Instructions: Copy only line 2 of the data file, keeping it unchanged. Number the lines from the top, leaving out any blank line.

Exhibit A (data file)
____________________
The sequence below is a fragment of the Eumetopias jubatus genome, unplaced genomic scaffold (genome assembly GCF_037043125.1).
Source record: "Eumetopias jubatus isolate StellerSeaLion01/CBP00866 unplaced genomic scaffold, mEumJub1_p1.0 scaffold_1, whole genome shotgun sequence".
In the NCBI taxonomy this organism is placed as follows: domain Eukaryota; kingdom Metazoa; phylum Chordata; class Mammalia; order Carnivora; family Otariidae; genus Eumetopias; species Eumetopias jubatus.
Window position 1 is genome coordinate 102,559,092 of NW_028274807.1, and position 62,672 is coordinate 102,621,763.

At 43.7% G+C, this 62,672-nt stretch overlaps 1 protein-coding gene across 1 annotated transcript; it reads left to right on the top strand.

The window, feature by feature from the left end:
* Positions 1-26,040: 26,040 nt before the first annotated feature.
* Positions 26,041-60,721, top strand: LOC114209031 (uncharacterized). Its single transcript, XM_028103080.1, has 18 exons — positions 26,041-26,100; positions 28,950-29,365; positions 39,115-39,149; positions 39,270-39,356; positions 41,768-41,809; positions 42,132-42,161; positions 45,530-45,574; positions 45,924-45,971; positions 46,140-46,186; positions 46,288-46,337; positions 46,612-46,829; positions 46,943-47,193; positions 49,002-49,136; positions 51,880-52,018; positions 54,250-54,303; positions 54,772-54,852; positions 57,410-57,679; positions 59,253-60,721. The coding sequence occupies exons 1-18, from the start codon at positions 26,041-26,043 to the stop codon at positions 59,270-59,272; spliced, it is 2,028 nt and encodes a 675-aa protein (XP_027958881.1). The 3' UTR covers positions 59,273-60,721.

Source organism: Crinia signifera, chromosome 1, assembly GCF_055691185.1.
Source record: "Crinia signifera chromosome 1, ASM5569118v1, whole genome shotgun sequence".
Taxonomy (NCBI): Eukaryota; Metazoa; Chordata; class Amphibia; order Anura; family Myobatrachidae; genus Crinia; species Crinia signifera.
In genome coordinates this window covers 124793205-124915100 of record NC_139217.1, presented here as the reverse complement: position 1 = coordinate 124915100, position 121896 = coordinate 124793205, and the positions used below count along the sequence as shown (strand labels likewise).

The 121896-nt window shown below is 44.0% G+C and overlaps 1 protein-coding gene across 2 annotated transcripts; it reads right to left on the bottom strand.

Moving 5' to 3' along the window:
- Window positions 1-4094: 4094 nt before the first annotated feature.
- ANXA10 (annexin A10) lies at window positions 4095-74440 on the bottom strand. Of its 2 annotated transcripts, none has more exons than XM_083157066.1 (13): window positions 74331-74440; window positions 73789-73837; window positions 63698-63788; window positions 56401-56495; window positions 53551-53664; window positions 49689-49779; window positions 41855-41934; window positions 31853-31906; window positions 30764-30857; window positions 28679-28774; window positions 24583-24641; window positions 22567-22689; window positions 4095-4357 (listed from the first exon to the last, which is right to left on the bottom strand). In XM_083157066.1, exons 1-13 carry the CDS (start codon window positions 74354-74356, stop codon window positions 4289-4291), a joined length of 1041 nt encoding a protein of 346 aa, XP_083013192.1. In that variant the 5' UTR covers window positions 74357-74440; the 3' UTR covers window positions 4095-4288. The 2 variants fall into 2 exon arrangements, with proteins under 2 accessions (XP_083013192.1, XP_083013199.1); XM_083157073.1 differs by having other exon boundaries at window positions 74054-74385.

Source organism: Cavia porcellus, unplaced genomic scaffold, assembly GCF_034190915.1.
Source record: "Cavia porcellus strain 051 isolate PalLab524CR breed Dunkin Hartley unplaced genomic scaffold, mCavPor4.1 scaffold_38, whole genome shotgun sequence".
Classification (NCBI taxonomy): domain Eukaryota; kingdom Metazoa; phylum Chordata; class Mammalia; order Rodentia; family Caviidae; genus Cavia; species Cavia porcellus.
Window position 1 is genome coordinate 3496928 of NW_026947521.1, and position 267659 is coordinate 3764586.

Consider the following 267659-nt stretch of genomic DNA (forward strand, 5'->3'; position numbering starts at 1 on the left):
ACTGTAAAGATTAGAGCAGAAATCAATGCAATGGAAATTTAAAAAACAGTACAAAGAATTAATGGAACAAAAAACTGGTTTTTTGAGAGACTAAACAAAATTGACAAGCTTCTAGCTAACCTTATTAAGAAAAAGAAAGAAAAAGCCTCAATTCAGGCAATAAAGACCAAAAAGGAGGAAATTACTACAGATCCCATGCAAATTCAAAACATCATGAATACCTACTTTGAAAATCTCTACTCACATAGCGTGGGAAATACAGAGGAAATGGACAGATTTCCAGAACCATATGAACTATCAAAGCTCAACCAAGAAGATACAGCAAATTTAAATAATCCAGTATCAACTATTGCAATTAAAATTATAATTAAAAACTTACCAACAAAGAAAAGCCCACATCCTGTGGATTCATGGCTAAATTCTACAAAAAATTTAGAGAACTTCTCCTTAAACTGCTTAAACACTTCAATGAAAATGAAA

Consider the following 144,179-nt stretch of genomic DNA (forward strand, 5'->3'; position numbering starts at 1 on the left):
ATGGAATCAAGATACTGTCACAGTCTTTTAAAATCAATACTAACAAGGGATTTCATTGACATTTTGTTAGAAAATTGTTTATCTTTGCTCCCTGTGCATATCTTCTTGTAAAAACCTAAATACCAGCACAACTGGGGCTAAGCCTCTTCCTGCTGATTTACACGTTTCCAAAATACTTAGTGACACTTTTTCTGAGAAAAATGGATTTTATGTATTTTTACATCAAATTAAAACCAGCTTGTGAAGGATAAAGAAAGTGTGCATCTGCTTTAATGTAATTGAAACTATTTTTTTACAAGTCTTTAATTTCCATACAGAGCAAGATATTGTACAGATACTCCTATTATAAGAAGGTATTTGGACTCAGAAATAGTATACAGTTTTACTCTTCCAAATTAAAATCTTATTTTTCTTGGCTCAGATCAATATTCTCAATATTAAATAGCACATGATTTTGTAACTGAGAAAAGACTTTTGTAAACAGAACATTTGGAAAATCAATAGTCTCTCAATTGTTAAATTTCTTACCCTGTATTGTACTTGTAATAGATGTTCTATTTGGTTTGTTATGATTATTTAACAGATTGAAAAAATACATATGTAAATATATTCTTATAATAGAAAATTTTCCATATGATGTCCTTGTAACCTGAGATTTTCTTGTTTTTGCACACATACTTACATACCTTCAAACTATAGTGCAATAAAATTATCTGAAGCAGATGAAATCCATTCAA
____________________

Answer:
Source record: "Eumetopias jubatus isolate StellerSeaLion01/CBP00866 unplaced genomic scaffold, mEumJub1_p1.0 scaffold_1, whole genome shotgun sequence".